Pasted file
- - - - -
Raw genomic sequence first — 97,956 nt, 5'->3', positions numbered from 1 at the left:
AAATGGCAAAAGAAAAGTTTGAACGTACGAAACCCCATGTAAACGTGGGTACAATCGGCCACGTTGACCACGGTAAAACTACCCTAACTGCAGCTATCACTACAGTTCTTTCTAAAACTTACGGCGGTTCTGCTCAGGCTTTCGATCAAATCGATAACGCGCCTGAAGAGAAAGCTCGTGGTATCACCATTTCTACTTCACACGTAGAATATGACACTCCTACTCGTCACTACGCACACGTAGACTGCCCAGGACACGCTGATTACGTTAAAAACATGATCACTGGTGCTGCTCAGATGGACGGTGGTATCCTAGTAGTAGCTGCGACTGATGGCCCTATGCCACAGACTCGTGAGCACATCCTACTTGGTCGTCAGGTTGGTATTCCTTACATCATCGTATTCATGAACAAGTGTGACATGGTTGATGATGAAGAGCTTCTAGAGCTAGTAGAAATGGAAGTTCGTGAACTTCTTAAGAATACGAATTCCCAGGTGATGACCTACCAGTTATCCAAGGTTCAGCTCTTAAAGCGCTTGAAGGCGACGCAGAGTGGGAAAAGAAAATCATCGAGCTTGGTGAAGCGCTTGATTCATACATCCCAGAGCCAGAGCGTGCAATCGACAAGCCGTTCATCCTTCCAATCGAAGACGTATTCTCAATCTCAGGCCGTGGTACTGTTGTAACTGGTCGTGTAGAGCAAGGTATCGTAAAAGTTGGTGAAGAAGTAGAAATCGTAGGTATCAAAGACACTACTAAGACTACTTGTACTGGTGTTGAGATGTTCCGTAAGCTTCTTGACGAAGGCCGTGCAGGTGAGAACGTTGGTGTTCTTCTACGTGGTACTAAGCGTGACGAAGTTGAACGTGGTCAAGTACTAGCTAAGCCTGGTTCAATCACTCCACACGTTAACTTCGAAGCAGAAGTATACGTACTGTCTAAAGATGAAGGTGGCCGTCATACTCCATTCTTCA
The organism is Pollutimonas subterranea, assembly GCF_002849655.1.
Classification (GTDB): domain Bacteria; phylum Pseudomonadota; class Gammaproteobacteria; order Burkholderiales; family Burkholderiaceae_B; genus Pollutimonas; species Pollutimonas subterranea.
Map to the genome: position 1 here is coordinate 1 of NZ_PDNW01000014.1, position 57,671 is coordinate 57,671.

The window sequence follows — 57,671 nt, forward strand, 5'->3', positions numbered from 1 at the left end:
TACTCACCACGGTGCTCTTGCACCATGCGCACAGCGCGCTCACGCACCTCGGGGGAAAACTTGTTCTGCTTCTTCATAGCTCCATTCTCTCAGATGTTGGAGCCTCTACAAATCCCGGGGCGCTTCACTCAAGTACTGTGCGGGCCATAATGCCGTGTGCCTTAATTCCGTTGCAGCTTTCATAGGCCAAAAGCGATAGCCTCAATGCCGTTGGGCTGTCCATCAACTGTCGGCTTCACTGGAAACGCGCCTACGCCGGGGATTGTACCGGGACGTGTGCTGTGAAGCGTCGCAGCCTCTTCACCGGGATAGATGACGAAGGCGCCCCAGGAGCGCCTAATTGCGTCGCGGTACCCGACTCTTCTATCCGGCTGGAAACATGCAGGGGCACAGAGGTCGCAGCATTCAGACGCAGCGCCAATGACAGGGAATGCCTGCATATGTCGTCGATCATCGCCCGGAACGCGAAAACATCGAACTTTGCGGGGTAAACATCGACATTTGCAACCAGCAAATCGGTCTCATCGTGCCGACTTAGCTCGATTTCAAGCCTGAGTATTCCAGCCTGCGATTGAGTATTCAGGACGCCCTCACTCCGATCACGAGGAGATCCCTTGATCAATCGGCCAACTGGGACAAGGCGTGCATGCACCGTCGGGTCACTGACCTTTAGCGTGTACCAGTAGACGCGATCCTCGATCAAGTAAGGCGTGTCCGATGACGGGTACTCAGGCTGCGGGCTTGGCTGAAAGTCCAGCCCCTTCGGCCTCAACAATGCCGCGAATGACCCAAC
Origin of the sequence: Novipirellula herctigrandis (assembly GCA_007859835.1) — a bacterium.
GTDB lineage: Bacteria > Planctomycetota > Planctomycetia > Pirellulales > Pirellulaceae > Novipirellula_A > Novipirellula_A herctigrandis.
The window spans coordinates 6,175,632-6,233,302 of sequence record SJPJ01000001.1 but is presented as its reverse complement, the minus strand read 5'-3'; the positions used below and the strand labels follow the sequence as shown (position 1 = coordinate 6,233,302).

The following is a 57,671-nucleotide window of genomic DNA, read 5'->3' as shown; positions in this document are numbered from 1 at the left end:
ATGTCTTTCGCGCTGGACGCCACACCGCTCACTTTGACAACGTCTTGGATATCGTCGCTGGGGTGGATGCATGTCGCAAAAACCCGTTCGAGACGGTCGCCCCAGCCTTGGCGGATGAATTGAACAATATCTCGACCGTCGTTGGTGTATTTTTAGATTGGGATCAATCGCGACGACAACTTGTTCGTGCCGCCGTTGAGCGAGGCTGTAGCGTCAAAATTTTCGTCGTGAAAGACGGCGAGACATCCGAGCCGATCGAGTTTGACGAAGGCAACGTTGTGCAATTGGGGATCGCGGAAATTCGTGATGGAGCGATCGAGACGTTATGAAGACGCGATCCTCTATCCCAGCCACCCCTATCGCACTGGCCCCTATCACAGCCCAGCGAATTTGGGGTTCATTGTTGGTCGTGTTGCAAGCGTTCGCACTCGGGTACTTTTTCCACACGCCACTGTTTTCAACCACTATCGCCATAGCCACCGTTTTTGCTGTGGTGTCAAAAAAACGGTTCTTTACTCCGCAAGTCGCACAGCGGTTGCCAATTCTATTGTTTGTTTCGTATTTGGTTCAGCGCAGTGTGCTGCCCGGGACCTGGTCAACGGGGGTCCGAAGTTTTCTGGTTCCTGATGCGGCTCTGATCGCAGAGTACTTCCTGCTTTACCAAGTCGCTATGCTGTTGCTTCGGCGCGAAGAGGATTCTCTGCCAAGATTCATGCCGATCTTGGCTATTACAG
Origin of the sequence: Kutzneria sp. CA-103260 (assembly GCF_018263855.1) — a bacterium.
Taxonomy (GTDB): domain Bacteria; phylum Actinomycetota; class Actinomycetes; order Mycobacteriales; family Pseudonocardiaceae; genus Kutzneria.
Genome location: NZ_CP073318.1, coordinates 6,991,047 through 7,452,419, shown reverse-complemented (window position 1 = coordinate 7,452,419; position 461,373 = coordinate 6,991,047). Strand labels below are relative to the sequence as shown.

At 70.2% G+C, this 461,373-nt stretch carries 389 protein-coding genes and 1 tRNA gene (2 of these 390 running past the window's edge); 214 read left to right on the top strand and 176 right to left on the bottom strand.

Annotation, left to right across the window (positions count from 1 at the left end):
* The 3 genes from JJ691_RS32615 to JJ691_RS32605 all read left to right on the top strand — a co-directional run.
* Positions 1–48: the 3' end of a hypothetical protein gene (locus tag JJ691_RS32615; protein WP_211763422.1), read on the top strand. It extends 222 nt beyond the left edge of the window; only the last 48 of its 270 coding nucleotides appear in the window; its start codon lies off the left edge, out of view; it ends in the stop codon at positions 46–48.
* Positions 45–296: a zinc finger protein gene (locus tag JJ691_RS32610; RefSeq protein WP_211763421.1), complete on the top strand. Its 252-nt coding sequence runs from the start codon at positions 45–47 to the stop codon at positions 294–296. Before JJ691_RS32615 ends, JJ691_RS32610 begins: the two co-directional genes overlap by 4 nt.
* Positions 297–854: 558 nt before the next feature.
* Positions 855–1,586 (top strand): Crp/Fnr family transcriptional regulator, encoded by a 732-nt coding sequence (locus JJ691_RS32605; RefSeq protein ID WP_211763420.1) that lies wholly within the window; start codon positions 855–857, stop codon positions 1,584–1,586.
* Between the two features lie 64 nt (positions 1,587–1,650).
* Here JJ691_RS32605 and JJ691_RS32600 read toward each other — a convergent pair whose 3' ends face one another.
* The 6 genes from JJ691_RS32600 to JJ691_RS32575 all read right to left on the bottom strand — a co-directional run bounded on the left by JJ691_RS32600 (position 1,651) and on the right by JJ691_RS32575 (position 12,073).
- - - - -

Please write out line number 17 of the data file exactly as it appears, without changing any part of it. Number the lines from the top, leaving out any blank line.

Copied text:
Annotation, left to right across the window (positions count from 1 at the left end):